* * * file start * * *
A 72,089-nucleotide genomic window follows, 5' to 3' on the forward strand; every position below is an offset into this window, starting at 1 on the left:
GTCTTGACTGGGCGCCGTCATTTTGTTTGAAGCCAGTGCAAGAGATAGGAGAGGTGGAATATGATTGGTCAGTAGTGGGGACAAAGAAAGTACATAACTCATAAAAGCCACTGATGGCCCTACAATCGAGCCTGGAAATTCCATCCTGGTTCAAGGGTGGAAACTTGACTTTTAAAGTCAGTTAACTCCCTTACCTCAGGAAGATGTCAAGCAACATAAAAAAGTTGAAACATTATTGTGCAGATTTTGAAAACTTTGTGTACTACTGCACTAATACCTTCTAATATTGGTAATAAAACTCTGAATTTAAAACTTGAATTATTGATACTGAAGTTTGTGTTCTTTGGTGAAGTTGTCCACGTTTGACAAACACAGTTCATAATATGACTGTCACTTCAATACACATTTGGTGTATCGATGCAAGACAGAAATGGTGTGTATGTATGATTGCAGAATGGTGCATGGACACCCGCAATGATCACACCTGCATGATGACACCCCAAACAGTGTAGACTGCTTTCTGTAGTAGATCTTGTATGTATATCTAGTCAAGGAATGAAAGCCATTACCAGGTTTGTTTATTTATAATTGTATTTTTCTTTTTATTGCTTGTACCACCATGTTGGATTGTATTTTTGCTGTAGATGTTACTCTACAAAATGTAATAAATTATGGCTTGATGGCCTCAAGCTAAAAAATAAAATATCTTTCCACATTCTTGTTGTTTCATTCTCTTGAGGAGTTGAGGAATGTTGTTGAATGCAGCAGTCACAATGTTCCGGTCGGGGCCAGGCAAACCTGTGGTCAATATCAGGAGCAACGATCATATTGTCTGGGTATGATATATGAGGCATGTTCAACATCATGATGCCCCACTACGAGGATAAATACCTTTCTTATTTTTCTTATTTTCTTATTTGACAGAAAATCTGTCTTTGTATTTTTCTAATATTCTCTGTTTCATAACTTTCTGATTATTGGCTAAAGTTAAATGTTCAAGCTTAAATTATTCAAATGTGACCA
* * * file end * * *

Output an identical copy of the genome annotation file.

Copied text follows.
A 72,089-nucleotide genomic window follows, 5' to 3' on the forward strand; every position below is an offset into this window, starting at 1 on the left:
GTCTTGACTGGGCGCCGTCATTTTGTTTGAAGCCAGTGCAAGAGATAGGAGAGGTGGAATATGATTGGTCAGTAGTGGGGACAAAGAAAGTACATAACTCATAAAAGCCACTGATGGCCCTACAATCGAGCCTGGAAATTCCATCCTGGTTCAAGGGTGGAAACTTGACTTTTAAAGTCAGTTAACTCCCTTACCTCAGGAAGATGTCAAGCAACATAAAAAAGTTGAAACATTATTGTGCAGATTTTGAAAACTTTGTGTACTACTGCACTAATACCTTCTAATATTGGTAATAAAACTCTGAATTTAAAACTTGAATTATTGATACTGAAGTTTGTGTTCTTTGGTGAAGTTGTCCACGTTTGACAAACACAGTTCATAATATGACTGTCACTTCAATACACATTTGGTGTATCGATGCAAGACAGAAATGGTGTGTATGTATGATTGCAGAATGGTGCATGGACACCCGCAATGATCACACCTGCATGATGACACCCCAAACAGTGTAGACTGCTTTCTGTAGTAGATCTTGTATGTATATCTAGTCAAGGAATGAAAGCCATTACCAGGTTTGTTTATTTATAATTGTATTTTTCTTTTTATTGCTTGTACCACCATGTTGGATTGTATTTTTGCTGTAGATGTTACTCTACAAAATGTAATAAATTATGGCTTGATGGCCTCAAGCTAAAAAATAAAATATCTTTCCACATTCTTGTTGTTTCATTCTCTTGAGGAGTTGAGGAATGTTGTTGAATGCAGCAGTCACAATGTTCCGGTCGGGGCCAGGCAAACCTGTGGTCAATATCAGGAGCAACGATCATATTGTCTGGGTATGATATATGAGGCATGTTCAACATCATGATGCCCCACTACGAGGATAAATACCTTTCTTATTTTTCTTATTTTCTTATTTGACAGAAAATCTGTCTTTGTATTTTTCTAATATTCTCTGTTTCATAACTTTCTGATTATTGGCTAAAGTTAAATGTTCAAGCTTAAATTATTCAAATGTGACCA